Beware Misreading Inverting Yield Curve
Comment of the Day

March 25 2019

Commentary by Eoin Treacy

Beware Misreading Inverting Yield Curve

This article by Mohamed A. El-Erian for Bloomberg may be of interest to subscribers. Here is a section:

“The extraordinary abrupt end to central bank hiking cycle + Fed paranoia of credit event is uber-bullish credit & uber-bearish volatility,” strategists including Michael Hartnett wrote.

While negative yields on paper suggest that investors lose money just by holding the obligations, bond buyers could also be looking at price gains if growth stalls and inflation stays low. But along the way, risk assets may be entering the danger zone.

“We’ve never seen monetary easing so long, so broad, so big,” said Brian Singer, head of dynamic allocation strategies at William Blair, a Chicago-based fund manager that oversees $70 billion overall. “What’s happened after every significant period of accommodation is a reckoning. This time the bubble is lower-rated credit and illiquid private assets.”

Eoin Treacy's view

There is always an argument about the efficacy of an inverted yield curve as a lead indicator. It was exactly the same back in 2005 when the yield curve first became inverted. There were calls that this occasion is different because of the bull market in commodities, the rise of China and the strength of the housing market all of which proved to be fallacious.

There is a significant belly in the yield curve right now with maturities out to 12 months yielding more than everything between 2 years and 10 years. However, the most common measure of the yield curve spread, the difference between the 2 and 10 year, has not, yet, inverted.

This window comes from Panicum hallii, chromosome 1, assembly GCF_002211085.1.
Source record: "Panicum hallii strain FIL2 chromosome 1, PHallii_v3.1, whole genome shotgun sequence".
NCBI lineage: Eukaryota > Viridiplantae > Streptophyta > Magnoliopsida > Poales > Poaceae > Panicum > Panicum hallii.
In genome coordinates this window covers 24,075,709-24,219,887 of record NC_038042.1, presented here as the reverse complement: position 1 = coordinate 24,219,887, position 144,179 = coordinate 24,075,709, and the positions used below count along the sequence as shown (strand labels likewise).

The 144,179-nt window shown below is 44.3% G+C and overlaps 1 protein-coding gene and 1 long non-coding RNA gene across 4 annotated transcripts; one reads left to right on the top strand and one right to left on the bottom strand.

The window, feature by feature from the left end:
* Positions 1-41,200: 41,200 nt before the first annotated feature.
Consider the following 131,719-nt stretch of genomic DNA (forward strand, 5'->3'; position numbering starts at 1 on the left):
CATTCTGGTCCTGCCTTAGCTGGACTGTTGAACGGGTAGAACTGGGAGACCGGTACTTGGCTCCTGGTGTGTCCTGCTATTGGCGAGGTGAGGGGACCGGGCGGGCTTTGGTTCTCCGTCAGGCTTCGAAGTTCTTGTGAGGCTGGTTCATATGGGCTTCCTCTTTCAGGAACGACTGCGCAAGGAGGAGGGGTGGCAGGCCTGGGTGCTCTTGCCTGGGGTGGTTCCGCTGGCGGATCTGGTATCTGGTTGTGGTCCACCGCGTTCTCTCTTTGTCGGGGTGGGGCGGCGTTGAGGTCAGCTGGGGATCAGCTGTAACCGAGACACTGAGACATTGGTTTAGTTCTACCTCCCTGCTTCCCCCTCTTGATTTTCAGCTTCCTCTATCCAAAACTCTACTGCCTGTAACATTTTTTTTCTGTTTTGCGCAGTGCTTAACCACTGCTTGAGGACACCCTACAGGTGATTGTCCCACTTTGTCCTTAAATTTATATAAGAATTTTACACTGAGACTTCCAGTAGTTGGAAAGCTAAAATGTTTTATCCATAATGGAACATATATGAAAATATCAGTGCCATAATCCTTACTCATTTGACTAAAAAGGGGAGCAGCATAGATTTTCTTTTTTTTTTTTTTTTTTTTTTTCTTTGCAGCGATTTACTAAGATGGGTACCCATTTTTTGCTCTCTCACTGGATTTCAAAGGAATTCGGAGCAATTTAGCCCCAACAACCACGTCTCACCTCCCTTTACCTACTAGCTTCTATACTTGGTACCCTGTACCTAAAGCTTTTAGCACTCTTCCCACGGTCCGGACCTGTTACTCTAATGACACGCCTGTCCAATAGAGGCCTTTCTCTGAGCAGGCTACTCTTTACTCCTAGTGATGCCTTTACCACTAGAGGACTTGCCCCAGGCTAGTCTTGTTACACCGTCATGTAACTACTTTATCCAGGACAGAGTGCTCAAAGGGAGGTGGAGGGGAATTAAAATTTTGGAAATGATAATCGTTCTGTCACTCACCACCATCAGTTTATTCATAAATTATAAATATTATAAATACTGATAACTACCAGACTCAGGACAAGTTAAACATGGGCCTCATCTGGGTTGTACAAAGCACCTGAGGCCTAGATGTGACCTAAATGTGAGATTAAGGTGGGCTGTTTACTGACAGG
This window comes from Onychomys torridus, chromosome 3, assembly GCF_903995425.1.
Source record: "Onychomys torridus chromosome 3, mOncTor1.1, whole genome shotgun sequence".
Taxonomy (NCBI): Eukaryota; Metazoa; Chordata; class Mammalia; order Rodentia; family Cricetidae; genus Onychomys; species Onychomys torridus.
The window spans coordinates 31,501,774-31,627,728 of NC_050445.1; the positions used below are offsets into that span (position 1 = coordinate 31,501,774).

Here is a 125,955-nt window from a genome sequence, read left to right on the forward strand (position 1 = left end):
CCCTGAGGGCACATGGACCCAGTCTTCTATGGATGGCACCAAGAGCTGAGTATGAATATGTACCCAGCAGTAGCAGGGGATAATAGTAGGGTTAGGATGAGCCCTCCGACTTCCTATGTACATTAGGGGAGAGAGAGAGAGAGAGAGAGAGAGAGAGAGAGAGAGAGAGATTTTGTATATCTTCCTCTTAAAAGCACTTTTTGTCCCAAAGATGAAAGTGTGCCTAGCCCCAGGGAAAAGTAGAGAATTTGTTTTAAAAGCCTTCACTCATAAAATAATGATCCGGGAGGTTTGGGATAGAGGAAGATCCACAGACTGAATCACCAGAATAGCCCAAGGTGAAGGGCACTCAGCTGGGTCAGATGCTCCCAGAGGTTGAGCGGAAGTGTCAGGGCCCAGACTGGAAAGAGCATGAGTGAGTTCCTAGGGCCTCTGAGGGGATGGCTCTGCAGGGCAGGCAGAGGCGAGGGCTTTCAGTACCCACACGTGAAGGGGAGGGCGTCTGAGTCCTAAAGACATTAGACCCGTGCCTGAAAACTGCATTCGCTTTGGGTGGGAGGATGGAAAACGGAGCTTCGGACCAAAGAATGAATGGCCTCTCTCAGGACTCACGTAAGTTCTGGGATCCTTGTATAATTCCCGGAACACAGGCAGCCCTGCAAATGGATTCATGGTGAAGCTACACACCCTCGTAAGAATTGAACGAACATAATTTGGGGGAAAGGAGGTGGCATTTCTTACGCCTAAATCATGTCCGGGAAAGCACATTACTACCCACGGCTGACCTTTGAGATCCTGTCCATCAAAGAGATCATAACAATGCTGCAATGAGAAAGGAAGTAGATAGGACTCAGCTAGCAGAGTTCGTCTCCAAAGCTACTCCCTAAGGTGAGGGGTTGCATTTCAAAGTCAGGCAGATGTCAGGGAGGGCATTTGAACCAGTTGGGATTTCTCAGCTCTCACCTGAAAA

Nevertheless, the flatness of the curve, the inversions at different parts of the curve and significant rally in bonds all point toward the conclusion we are at the top of the interest rate cycle. The suggests the only way is down for interest rates. The logical conclusion is the only way the Fed will cut rates is if the economy slows significantly from where it is right now, so that is the clearest reason for stress.

The flatness of the curve is particularly bad for banks as they see their margins compress. There is no argument about that which is why they have been selling off so aggressively over the last few days.

The KBW Regional Banks Index has Type-2 top, with righthand extension, characteristics as it pulls back from the region of the trend mean. 

Meanwhile the underperformance of the Russell 2000 is also noteworthy. Small caps are sensitive to credit availability so if banks pull back from lending that inhibits the ability of small caps to finance expansion.

The much broader picture is the yield curve is a lead indicator, not a coincident indicator. It is quite normal for the market to continue rallying for anything from six to eighteen months after an inversion.

I think it is important to highlight that we are in the first half of the third year of the US Presidential Cycle, where we often get a significant buying opportunity which is preceded by a growth scare that prompts easier monetary policy. So far, that script is playing out, suggesting near-term risk of weakness, followed by better performance in the latter part of the year. With such a polarity of outcomes there hasn't as important a time to monitor the market in the last decade.

One piece of good news is the failure of the Mueller report to find collusion between the Trump campaign and Russia reduces potential for a left wing progressive electoral upset in 2020.

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